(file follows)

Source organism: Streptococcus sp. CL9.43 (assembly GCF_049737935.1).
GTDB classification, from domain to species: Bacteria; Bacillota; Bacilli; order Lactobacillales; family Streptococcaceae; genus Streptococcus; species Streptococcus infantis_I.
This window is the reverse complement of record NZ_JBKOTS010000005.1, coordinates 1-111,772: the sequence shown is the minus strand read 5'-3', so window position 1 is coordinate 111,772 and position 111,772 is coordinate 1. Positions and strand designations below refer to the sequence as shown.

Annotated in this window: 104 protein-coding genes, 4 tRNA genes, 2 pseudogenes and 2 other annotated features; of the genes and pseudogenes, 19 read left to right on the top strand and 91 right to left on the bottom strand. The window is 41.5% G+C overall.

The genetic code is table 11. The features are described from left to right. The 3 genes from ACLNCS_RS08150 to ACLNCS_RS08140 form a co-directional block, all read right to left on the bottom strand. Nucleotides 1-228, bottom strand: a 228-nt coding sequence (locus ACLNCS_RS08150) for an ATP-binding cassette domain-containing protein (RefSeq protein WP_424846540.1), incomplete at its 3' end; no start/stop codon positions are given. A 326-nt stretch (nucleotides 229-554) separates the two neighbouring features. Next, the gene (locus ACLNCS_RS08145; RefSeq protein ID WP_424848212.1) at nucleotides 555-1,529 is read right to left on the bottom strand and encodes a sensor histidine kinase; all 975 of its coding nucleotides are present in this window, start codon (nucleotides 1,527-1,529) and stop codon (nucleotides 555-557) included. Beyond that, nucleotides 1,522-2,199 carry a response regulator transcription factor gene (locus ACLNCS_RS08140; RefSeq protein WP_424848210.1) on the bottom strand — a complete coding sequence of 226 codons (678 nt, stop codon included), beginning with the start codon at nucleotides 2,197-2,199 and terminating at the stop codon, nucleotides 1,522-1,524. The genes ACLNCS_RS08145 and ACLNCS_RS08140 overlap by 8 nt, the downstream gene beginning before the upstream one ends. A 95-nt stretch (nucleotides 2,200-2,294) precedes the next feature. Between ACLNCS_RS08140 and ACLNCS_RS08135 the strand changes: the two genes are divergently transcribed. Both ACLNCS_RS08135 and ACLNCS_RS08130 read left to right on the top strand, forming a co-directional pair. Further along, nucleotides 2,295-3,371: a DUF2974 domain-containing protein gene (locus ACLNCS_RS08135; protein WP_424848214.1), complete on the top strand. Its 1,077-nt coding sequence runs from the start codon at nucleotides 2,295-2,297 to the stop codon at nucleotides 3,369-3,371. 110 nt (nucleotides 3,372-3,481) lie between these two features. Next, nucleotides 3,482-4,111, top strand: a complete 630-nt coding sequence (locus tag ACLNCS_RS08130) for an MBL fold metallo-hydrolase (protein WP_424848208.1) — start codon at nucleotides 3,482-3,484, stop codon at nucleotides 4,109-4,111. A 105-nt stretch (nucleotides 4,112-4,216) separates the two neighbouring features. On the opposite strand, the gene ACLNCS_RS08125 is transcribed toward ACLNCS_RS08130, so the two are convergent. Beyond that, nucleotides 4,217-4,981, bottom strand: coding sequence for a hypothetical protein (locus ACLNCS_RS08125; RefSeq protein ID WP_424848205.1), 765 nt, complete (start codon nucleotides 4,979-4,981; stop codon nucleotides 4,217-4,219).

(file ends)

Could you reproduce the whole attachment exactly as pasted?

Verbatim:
Source organism: Streptococcus sp. CL9.43 (assembly GCF_049737935.1).
GTDB classification, from domain to species: Bacteria; Bacillota; Bacilli; order Lactobacillales; family Streptococcaceae; genus Streptococcus; species Streptococcus infantis_I.
This window is the reverse complement of record NZ_JBKOTS010000005.1, coordinates 1-111,772: the sequence shown is the minus strand read 5'-3', so window position 1 is coordinate 111,772 and position 111,772 is coordinate 1. Positions and strand designations below refer to the sequence as shown.

Annotated in this window: 104 protein-coding genes, 4 tRNA genes, 2 pseudogenes and 2 other annotated features; of the genes and pseudogenes, 19 read left to right on the top strand and 91 right to left on the bottom strand. The window is 41.5% G+C overall.

The genetic code is table 11. The features are described from left to right. The 3 genes from ACLNCS_RS08150 to ACLNCS_RS08140 form a co-directional block, all read right to left on the bottom strand. Nucleotides 1-228, bottom strand: a 228-nt coding sequence (locus ACLNCS_RS08150) for an ATP-binding cassette domain-containing protein (RefSeq protein WP_424846540.1), incomplete at its 3' end; no start/stop codon positions are given. A 326-nt stretch (nucleotides 229-554) separates the two neighbouring features. Next, the gene (locus ACLNCS_RS08145; RefSeq protein ID WP_424848212.1) at nucleotides 555-1,529 is read right to left on the bottom strand and encodes a sensor histidine kinase; all 975 of its coding nucleotides are present in this window, start codon (nucleotides 1,527-1,529) and stop codon (nucleotides 555-557) included. Beyond that, nucleotides 1,522-2,199 carry a response regulator transcription factor gene (locus ACLNCS_RS08140; RefSeq protein WP_424848210.1) on the bottom strand — a complete coding sequence of 226 codons (678 nt, stop codon included), beginning with the start codon at nucleotides 2,197-2,199 and terminating at the stop codon, nucleotides 1,522-1,524. The genes ACLNCS_RS08145 and ACLNCS_RS08140 overlap by 8 nt, the downstream gene beginning before the upstream one ends. A 95-nt stretch (nucleotides 2,200-2,294) precedes the next feature. Between ACLNCS_RS08140 and ACLNCS_RS08135 the strand changes: the two genes are divergently transcribed. Both ACLNCS_RS08135 and ACLNCS_RS08130 read left to right on the top strand, forming a co-directional pair. Further along, nucleotides 2,295-3,371: a DUF2974 domain-containing protein gene (locus ACLNCS_RS08135; protein WP_424848214.1), complete on the top strand. Its 1,077-nt coding sequence runs from the start codon at nucleotides 2,295-2,297 to the stop codon at nucleotides 3,369-3,371. 110 nt (nucleotides 3,372-3,481) lie between these two features. Next, nucleotides 3,482-4,111, top strand: a complete 630-nt coding sequence (locus tag ACLNCS_RS08130) for an MBL fold metallo-hydrolase (protein WP_424848208.1) — start codon at nucleotides 3,482-3,484, stop codon at nucleotides 4,109-4,111. A 105-nt stretch (nucleotides 4,112-4,216) separates the two neighbouring features. On the opposite strand, the gene ACLNCS_RS08125 is transcribed toward ACLNCS_RS08130, so the two are convergent. Beyond that, nucleotides 4,217-4,981, bottom strand: coding sequence for a hypothetical protein (locus ACLNCS_RS08125; RefSeq protein ID WP_424848205.1), 765 nt, complete (start codon nucleotides 4,979-4,981; stop codon nucleotides 4,217-4,219).